As a serious dive destination, Cancún is often overlooked due to its reputation as a spring break party hot spot, not to mention being overshadowed by neighboring Riviera Maya and Cozumel. But Cancún’s location on the Yucatan Peninsula makes it an ideal jumping off point for a huge variety of dive adventures. From here, divers can stay local to hit wrecks such as the Barrera and Anaya — a pair of navy minesweepers that lay just a short boat ride from the city — and wander the offshore reefs perforated by fishy tunnels often circled by eagle rays and occupied by nurse sharks.
For a change of scenery, day trips can be arranged to plunge into the overhead environments of Riviera Maya’s cenotes or drift the lush walls of Cozumel. And the newest adventure, breaking mainstream at this classic vacation hot spot, is the biggest yet: whale sharks. Up the coast from Cancún, the waters between Holbox and Contoy islands host one of the largest seasonal populations of whale sharks in the world — an estimated 500 animals. Just like at most whale shark hot spots around the world, encounters here are snorkel only; but unlike at those other destinations, sightings in these waters are so common they come with a money-back guarantee during the season. — TM
Need to Know
Getting There: Flights to Cancún depart daily from all major American airline hubs. Check with the resort to see if airport transfers are provided. If not, taxis or shared vans are easy to find at the airport’s passenger services area.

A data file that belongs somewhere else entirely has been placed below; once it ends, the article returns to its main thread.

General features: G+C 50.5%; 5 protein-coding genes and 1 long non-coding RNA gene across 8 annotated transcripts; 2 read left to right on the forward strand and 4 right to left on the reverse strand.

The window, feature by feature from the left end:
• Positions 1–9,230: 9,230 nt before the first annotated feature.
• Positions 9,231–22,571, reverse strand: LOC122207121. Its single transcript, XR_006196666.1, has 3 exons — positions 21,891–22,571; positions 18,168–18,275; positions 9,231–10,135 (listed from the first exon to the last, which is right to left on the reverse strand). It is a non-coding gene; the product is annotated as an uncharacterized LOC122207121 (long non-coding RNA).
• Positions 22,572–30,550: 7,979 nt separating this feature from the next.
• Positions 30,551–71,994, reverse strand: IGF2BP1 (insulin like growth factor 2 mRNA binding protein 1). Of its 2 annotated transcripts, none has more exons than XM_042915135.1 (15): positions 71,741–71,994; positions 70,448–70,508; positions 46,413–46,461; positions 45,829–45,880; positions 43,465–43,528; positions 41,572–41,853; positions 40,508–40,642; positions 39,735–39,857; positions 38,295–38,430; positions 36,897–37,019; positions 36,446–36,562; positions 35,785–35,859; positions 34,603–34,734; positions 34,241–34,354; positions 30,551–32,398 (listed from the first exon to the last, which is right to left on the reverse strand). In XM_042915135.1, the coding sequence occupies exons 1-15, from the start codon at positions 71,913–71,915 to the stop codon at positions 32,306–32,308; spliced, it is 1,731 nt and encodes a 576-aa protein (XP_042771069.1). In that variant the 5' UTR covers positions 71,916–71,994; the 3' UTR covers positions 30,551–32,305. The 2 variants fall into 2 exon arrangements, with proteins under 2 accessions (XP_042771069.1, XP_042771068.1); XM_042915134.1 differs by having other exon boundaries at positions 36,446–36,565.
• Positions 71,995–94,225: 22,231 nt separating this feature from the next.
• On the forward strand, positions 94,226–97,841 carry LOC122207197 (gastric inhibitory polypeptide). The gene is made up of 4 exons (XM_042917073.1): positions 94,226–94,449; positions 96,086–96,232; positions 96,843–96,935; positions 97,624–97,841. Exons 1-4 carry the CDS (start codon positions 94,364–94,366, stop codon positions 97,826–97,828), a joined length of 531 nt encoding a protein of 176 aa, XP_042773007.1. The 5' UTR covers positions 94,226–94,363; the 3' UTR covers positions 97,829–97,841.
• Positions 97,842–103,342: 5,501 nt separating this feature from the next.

When to Go: The reefs of Cancún and Cozumel offer top-notch diving year-round, as do the nearby cenotes, but the whale shark excursions are available only during the summer months, from June through September.
Dive Conditions: During the summer the water is calmer and water temperatures can climb to the mid-80s. Surface conditions can be rougher during the winter months, with water temps dipping to the high 70s. Viz on the deeper reefs averages 80 feet but is less on shallow sites. At Holbox, where plankton clouds the water, viz is only 20 to 40 feet.
Operator/Accommodations: Most of Cancún’s dive centers offer a wide range of services, from local dive trips to jungle excursions. Manta Divers (www.mantadivers.com), for example, offers dive packages that include local dives, cenotes and day trips to Cozumel, as well as snorkeling trips, land-based tours and whale shark encounters. You can snag a great deal at the five-star Luxury Beach Resorts (www.luxurybeachresorts.net) properties if you’re in the time-share market and willing to sit through a 90-minute presentation. Otherwise, check out the Gran Meliá Cancún (www.solmelia.com).
Price Tag: At Manta Divers, local five-dive packages start at $175 per person, while a nine-dive package, including day trips to the cenotes and Cozumel, costs $447 per person. Whale shark encounters departing from Cancún cost $175 per person. If you choose the Luxury Beach Resorts option, you can book an all-inclusive four-day package for $249 per couple (two children under 11 stay free), but diving is off site and not included in the price. Rooms at the Gran Meliá Cancún start at $89 per night. Prices referenced accurate as of January 19, 2010.
Inside Tip: When not diving, get out of the hotel zone and explore the modern Mexican metropolis of Cancún proper. When taking a taxi, always establish the price before driving away — better yet, the local bus system provides transport from the hotel zone to practically any part of the city for 6.50 pesos (about 50 cents).